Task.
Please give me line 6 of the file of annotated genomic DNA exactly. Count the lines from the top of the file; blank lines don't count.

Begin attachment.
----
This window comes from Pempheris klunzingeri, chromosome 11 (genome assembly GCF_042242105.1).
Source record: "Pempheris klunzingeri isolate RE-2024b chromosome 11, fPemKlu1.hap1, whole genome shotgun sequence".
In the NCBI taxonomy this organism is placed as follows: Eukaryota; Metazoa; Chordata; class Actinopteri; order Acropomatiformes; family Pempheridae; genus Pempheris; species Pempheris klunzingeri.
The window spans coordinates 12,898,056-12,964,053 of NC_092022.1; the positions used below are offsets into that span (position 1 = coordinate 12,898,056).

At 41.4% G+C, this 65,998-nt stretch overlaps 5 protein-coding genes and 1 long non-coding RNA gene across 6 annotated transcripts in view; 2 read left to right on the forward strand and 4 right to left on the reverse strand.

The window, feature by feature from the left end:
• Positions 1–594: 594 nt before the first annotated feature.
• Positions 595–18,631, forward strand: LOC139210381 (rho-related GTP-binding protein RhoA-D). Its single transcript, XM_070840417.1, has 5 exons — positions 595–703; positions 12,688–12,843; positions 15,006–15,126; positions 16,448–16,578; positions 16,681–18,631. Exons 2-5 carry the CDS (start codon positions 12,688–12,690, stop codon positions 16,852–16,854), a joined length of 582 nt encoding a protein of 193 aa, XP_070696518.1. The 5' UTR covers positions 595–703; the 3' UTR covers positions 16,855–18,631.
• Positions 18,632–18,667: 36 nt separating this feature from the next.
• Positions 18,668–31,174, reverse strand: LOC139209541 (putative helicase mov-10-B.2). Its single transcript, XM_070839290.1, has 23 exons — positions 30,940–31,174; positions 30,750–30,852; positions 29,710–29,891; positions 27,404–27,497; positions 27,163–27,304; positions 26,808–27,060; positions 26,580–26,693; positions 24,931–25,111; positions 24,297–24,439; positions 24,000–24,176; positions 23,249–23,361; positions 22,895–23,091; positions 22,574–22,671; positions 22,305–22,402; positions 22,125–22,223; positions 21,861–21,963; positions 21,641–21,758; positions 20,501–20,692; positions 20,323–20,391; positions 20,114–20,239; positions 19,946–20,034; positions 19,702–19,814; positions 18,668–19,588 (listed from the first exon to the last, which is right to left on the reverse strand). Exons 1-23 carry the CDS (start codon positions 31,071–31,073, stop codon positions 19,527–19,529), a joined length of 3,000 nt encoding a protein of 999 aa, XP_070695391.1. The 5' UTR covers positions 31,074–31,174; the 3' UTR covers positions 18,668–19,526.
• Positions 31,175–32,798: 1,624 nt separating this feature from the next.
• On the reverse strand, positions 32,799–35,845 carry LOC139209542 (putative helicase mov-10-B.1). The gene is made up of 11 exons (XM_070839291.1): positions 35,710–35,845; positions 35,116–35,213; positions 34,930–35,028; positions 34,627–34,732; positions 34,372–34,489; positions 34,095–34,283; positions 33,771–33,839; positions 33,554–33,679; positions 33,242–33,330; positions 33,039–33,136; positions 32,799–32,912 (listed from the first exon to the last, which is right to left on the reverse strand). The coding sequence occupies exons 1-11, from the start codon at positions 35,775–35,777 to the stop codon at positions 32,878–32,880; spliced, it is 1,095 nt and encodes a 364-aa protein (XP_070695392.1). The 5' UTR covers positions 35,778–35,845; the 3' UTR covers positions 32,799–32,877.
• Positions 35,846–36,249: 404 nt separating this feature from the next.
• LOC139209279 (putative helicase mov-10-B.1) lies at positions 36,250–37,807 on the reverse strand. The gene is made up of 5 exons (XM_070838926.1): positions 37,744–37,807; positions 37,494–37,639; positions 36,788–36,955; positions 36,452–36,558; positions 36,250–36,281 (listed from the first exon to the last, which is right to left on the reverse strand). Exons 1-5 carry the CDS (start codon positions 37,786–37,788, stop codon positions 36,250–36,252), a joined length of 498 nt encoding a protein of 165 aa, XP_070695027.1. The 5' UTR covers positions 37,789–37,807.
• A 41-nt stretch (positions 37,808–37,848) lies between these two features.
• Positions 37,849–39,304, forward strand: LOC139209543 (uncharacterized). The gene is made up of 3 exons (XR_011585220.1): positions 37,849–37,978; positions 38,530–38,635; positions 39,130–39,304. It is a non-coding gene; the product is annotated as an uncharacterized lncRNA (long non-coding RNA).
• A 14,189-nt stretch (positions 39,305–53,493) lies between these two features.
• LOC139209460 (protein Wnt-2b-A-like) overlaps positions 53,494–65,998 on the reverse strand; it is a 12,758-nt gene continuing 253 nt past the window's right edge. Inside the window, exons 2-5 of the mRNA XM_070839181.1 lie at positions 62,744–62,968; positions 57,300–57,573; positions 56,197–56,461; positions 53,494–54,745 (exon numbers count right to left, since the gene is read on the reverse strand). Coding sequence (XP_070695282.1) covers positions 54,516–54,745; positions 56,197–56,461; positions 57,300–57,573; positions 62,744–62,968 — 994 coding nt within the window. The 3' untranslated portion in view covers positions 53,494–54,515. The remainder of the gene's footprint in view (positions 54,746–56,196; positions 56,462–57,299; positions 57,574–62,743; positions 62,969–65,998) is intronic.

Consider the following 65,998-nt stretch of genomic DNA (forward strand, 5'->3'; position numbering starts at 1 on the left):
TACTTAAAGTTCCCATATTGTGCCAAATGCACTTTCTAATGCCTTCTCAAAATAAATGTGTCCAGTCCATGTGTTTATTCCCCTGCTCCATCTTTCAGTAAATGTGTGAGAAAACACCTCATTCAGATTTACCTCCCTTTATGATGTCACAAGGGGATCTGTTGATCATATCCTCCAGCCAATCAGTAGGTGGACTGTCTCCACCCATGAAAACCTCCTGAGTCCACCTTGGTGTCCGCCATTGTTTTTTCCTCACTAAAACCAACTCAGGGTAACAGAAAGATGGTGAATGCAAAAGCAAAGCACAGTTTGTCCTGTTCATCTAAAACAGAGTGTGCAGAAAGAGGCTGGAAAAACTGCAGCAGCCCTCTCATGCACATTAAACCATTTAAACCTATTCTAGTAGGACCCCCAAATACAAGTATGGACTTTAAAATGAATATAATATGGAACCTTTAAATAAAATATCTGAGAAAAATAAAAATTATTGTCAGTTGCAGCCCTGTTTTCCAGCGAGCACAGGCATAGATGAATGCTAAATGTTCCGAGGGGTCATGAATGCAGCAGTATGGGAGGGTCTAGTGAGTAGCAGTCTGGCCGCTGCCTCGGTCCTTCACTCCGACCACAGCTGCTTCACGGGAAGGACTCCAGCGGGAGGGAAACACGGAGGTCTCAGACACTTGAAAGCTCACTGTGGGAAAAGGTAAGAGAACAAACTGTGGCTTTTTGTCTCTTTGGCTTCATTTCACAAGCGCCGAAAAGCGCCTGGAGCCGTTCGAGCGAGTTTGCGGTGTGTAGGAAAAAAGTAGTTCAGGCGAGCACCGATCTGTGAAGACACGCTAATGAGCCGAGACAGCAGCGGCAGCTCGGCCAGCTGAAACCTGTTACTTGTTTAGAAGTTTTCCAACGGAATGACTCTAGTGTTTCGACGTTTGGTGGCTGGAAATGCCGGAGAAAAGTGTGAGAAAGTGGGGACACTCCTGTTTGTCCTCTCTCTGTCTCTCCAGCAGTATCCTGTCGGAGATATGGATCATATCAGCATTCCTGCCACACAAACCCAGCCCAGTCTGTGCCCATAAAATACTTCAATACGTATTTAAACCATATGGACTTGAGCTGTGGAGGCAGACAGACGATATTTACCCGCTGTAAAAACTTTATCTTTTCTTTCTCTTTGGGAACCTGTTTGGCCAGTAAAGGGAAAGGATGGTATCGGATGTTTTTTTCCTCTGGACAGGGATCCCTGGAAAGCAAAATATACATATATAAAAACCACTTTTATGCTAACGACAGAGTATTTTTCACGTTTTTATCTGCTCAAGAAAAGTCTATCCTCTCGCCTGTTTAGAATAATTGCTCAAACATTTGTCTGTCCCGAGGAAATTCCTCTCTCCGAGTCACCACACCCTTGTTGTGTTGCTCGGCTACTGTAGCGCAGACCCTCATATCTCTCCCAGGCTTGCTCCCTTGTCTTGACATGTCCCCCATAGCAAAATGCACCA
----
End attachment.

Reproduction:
The window, feature by feature from the left end: